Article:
Suspect released in shooting of Greek Orthodox priest in Lyon
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French police on Sunday released an initial suspect in the shooting of a Greek Orthodox priest and widened their search for the gunman who critically wounded the priest as he closed the door to his official residence at a church in the city of Lyon.
The Lyon prosecutor's office said Sunday that a man who was arrested shortly after Saturday's shooting was released after they found no evidence of his involvement, suggesting that the clergyman's assailant remained at large.
Nikolaos Kakavelaki, a 52-year-old priest, who has Greek nationality, was closing his church at 4pm (1500 GMT) Saturday when he was attacked and was in critical condition in hospital, said the source, who asked not to be named.
The priest was shot in the abdomen at point-blank range, according to sources close to the enquiry.
The reason for the attack was unclear. Anti-terrorism prosecutors are not investigating the case, and the Lyon prosecutor opened an attempted murder investigation.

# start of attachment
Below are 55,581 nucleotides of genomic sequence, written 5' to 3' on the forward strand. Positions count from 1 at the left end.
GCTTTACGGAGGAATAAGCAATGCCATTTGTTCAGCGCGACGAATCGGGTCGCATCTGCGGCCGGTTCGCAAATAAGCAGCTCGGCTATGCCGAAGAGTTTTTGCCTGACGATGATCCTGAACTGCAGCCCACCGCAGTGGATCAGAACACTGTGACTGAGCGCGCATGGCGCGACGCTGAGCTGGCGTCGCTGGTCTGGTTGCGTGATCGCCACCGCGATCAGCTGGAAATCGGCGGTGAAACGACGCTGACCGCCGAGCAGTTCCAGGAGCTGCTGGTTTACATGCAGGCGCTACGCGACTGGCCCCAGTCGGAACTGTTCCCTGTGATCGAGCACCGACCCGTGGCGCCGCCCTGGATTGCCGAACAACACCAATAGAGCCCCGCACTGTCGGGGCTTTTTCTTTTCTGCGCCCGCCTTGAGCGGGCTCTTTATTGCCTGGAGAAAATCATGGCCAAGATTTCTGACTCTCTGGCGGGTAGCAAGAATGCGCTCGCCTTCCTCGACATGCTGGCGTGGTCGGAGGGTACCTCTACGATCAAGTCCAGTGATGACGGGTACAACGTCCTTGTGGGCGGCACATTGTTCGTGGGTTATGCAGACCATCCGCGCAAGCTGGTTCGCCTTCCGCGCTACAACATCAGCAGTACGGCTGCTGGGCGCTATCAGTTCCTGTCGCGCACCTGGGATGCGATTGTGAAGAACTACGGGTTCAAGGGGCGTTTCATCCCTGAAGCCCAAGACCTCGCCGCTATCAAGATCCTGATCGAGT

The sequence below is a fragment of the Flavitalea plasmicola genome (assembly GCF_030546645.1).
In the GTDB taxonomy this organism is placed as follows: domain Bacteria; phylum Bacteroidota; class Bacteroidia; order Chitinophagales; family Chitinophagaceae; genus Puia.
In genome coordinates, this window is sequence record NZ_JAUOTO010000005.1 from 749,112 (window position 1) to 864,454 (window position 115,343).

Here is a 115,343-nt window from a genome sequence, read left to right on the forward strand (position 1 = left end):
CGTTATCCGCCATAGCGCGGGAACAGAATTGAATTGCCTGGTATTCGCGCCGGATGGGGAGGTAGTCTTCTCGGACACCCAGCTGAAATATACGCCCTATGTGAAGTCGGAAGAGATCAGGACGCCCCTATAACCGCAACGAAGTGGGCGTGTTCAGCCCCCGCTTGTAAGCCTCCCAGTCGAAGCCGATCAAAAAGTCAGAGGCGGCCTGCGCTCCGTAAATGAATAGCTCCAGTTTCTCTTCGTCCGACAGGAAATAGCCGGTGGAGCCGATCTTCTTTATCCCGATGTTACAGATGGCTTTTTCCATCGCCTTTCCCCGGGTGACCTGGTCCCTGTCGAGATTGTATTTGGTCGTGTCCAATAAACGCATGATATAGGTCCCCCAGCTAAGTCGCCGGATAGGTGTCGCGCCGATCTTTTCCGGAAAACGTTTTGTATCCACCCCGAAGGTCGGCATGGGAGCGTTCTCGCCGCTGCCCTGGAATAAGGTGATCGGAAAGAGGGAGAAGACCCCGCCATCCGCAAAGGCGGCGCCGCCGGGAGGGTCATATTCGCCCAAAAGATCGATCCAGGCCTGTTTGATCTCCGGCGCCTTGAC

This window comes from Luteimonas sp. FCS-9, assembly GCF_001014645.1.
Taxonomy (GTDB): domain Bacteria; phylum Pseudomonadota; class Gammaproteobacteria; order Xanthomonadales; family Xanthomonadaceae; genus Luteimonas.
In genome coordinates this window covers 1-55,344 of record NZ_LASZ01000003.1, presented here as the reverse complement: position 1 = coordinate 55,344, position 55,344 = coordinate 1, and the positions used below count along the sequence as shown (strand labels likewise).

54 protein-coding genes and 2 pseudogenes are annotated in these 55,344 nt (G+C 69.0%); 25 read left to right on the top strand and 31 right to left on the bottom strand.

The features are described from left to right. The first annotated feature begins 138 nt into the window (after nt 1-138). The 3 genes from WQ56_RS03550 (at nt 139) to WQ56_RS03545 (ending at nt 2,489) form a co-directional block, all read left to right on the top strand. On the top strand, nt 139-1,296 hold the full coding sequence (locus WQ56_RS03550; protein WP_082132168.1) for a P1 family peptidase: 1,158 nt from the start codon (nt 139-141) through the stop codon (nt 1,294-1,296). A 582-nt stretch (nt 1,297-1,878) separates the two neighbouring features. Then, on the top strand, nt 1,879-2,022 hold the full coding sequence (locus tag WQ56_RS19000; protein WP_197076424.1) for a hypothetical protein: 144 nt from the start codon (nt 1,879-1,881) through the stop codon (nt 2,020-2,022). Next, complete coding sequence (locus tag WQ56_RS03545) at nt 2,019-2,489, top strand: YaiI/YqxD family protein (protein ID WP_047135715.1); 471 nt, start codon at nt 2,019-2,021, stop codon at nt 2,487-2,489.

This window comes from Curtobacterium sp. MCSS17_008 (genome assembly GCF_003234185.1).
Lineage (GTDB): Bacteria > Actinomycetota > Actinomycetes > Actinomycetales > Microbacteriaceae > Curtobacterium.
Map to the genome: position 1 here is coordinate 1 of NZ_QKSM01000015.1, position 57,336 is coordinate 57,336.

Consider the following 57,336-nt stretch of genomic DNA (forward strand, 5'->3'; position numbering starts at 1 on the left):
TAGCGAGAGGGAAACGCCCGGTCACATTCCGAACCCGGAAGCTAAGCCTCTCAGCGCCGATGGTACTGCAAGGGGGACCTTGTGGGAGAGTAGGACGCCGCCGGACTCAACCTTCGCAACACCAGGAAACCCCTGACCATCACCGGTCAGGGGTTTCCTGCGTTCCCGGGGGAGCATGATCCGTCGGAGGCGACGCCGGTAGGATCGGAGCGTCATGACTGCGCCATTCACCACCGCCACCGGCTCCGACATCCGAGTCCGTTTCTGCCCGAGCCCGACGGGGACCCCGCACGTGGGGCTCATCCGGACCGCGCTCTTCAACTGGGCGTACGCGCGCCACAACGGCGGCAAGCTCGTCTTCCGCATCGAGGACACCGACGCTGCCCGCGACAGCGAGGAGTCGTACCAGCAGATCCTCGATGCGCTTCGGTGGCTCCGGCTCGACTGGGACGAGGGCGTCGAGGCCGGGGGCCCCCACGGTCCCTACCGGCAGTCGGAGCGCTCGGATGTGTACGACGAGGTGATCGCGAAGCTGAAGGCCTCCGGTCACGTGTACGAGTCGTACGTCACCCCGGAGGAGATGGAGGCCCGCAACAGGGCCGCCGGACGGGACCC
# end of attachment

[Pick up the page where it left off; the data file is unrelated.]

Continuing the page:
The small Orthodox church is situated in a residential area of Lyon which was especially quiet due to the new lockdown measures introduced in France on Friday to stem the growing coronavirus pandemic.
The incident came three days after a man shouting "Allahu Akbar!" (God is Greatest) killed three other people in a church in Nice, and two weeks after a school teacher in a Paris suburb was beheaded by an 18-year-old Chechen, apparently incensed by the teacher showing a cartoon of the Prophet Mohammad in class.
French ministers had warned that other Islamist militant attacks could take place. After the deadly attack in Nice, President Emmanuel Macron announced increased surveillance of places of worship by France's on-the-street military force, which is to be bolstered to 7,000 troops from 3,000. Security at schools will also be boosted, he said.
Foreign Minister Jean-Yves Le Drian has warned that French citizens face a security risk "wherever they are", saying alerts had been sent to all French nationals abroad.
France went into a second coronavirus lockdown on Friday but the government has exempted places of worship until Monday, allowing them to celebrate the Christian All Saints' Day on Sunday.
The country has been on high alert since the January 2015 massacre at the satirical weekly magazine Charlie Hebdo marked the beginning of a wave of jihadist attacks that have killed more than 250 people.
Tensions have heightened since last month when the trial opened for 14 suspected accomplices in that attack.
(FRANCE 24 with AFP, REUTERS and AP)
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